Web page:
In parallel add olive oil to a hot iron skillet and quickly sear the rib eye. Once it has a nice colour and is saignant transfer it to some aluminium foil and let rest for 10 minutes. Don’t wrap the meat in the foil, because then the cooking will continue and the meat will be medium. If you however prefer the meat to be medium, then reduce the heat after having seared the meat, add some butter to the pan and turn the meat for a few minutes.
Add chopped tarragon (and chervil and parsley) to the sauce, stir and serve with the steak, rib eye or fillet.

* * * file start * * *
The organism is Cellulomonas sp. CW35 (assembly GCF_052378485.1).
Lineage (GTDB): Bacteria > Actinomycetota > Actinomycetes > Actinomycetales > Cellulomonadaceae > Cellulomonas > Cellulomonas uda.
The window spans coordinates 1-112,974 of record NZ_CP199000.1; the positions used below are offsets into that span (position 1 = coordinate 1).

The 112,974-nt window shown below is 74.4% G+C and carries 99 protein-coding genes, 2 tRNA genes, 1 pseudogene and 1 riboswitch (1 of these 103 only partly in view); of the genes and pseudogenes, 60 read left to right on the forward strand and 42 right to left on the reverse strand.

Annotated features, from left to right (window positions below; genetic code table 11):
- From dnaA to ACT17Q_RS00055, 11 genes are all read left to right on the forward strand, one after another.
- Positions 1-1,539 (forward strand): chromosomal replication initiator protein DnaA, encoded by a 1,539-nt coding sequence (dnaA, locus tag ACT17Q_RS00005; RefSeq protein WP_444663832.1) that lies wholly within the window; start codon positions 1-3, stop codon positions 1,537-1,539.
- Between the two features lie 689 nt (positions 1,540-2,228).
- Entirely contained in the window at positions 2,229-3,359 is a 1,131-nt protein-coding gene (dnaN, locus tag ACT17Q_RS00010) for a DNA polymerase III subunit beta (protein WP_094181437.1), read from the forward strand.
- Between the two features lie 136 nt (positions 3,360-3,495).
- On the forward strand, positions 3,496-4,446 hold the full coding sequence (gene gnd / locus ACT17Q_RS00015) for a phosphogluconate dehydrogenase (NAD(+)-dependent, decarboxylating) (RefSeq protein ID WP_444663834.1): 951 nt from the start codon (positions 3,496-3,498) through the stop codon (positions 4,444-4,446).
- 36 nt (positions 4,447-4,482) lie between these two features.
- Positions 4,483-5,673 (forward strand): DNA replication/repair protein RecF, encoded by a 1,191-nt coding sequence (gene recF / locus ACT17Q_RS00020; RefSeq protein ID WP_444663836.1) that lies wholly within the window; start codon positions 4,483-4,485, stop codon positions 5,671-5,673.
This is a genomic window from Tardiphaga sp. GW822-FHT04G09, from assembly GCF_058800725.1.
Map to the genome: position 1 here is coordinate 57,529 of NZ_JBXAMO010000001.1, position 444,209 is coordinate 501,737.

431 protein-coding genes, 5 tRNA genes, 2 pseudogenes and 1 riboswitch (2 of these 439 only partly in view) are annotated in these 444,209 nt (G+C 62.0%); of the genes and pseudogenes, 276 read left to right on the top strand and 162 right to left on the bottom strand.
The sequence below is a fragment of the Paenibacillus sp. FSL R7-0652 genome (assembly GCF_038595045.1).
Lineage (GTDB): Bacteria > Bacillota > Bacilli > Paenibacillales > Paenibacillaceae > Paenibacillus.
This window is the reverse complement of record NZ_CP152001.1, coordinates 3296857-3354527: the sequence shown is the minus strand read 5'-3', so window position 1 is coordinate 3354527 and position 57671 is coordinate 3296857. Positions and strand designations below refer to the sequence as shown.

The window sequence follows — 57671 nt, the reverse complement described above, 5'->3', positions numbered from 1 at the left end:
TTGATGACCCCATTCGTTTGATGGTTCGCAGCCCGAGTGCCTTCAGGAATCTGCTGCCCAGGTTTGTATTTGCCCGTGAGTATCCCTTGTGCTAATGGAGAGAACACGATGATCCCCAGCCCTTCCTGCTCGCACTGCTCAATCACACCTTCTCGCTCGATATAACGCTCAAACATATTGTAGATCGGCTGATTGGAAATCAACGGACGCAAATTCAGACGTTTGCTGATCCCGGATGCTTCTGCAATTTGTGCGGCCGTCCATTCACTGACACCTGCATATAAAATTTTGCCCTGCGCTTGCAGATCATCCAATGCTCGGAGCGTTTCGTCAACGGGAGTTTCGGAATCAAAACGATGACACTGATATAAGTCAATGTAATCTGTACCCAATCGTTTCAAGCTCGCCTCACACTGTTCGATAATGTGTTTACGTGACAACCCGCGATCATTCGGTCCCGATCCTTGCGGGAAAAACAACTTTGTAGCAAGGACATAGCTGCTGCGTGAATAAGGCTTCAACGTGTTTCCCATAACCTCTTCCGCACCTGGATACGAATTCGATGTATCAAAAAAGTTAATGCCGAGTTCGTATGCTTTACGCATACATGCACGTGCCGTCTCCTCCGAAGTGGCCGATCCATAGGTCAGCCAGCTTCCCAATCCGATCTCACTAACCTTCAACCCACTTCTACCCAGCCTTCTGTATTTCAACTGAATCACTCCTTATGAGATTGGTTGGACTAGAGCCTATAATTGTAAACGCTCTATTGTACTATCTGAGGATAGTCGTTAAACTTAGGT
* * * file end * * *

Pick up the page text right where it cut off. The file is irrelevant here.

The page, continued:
This is a true classic, so many will claim to have the one and only original recipe. This dish is all about beef, onions and brown Belgian beer. Herbs like parsley and bay leaf, spices like nutmeg plus mustard and cider vinegar. Definitely not bacon, stock, prunes and garlic. Maybe some brown sugar if you prefer a sweet touch to the dish. Given it’s a true classic many traditional restaurants in Belgium (or better said Flanders) will have this on the menu. Try it with some bread and a glass of brown Beer, preferably draught. We serve the stew with two vegetables: celeriac and green beans. You could also go for mashed potatoes or fries, but balancing the rich stew with vegetables and bread is (we think) a much healthier idea. And typical for a good stew: make it a day in advance. Don’t worry if you made too much, the stew will keep for months in the freezer.